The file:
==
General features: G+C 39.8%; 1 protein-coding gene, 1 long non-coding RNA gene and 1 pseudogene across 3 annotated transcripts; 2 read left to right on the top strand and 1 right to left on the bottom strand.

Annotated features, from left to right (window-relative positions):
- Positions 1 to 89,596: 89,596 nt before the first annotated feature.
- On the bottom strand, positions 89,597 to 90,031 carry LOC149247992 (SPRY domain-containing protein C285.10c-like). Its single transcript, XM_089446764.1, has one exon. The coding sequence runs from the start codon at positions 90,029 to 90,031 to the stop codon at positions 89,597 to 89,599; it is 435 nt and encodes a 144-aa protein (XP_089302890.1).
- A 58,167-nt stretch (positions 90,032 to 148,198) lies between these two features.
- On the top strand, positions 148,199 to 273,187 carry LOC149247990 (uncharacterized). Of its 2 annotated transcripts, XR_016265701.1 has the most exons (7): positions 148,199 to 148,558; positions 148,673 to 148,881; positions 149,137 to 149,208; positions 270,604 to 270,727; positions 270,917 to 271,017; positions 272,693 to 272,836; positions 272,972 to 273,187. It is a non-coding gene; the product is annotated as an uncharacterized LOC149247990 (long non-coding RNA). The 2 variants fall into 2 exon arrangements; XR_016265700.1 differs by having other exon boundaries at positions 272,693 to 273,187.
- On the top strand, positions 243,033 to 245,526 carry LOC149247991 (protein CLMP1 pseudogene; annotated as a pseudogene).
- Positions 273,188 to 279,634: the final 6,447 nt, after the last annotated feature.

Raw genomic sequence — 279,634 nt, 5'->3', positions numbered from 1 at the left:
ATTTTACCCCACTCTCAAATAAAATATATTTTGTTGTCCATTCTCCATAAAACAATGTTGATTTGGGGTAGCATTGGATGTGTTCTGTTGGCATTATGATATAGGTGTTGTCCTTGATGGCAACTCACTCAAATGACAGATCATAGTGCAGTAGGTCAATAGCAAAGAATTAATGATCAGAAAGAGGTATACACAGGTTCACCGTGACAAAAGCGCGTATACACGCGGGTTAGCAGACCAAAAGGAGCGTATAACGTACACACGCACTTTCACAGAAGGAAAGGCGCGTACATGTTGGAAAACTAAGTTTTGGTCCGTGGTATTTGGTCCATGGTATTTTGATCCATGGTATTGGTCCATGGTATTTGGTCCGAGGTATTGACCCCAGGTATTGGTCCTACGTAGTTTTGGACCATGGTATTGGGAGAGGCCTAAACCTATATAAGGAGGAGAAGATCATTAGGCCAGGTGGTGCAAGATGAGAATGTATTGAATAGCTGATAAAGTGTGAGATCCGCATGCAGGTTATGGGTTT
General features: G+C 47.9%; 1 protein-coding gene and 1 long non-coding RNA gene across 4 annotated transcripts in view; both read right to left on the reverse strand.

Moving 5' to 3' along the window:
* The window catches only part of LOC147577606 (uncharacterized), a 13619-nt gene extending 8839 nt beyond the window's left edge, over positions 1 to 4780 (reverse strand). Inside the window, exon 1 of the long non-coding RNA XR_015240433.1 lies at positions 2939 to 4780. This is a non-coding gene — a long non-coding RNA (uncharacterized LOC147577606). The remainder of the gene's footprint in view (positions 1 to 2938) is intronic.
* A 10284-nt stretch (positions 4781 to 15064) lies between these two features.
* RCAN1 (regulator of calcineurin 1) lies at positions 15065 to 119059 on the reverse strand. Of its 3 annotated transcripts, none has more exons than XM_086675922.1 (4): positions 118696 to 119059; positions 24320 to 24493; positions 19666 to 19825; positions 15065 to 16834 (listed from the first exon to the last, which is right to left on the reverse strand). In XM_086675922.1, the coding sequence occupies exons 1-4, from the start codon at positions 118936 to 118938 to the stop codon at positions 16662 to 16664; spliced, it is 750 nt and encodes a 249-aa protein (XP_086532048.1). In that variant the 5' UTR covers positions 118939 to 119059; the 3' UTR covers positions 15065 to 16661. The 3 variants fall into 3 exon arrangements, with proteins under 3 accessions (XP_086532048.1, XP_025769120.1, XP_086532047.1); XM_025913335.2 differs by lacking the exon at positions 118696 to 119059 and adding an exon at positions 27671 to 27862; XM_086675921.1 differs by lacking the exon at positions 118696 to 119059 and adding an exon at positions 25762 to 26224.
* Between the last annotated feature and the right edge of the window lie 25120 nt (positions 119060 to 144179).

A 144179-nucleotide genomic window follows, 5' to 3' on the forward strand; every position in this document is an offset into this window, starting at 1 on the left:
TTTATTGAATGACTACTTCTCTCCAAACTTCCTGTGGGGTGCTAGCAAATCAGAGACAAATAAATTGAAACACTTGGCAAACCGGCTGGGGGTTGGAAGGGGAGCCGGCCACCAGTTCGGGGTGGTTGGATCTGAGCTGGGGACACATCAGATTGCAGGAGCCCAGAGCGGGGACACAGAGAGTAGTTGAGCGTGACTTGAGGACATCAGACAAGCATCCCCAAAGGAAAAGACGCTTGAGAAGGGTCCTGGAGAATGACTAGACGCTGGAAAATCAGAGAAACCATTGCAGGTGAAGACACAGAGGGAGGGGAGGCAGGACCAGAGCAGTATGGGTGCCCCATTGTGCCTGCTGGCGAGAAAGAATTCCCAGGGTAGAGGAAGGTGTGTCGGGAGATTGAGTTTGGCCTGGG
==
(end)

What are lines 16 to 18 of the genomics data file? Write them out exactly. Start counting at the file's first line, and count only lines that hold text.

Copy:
* Between the last annotated feature and the right edge of the window lie 25120 nt (positions 119060 to 144179).

A 144179-nucleotide genomic window follows, 5' to 3' on the forward strand; every position in this document is an offset into this window, starting at 1 on the left:
TTTATTGAATGACTACTTCTCTCCAAACTTCCTGTGGGGTGCTAGCAAATCAGAGACAAATAAATTGAAACACTTGGCAAACCGGCTGGGGGTTGGAAGGGGAGCCGGCCACCAGTTCGGGGTGGTTGGATCTGAGCTGGGGACACATCAGATTGCAGGAGCCCAGAGCGGGGACACAGAGAGTAGTTGAGCGTGACTTGAGGACATCAGACAAGCATCCCCAAAGGAAAAGACGCTTGAGAAGGGTCCTGGAGAATGACTAGACGCTGGAAAATCAGAGAAACCATTGCAGGTGAAGACACAGAGGGAGGGGAGGCAGGACCAGAGCAGTATGGGTGCCCCATTGTGCCTGCTGGCGAGAAAGAATTCCCAGGGTAGAGGAAGGTGTGTCGGGAGATTGAGTTTGGCCTGGG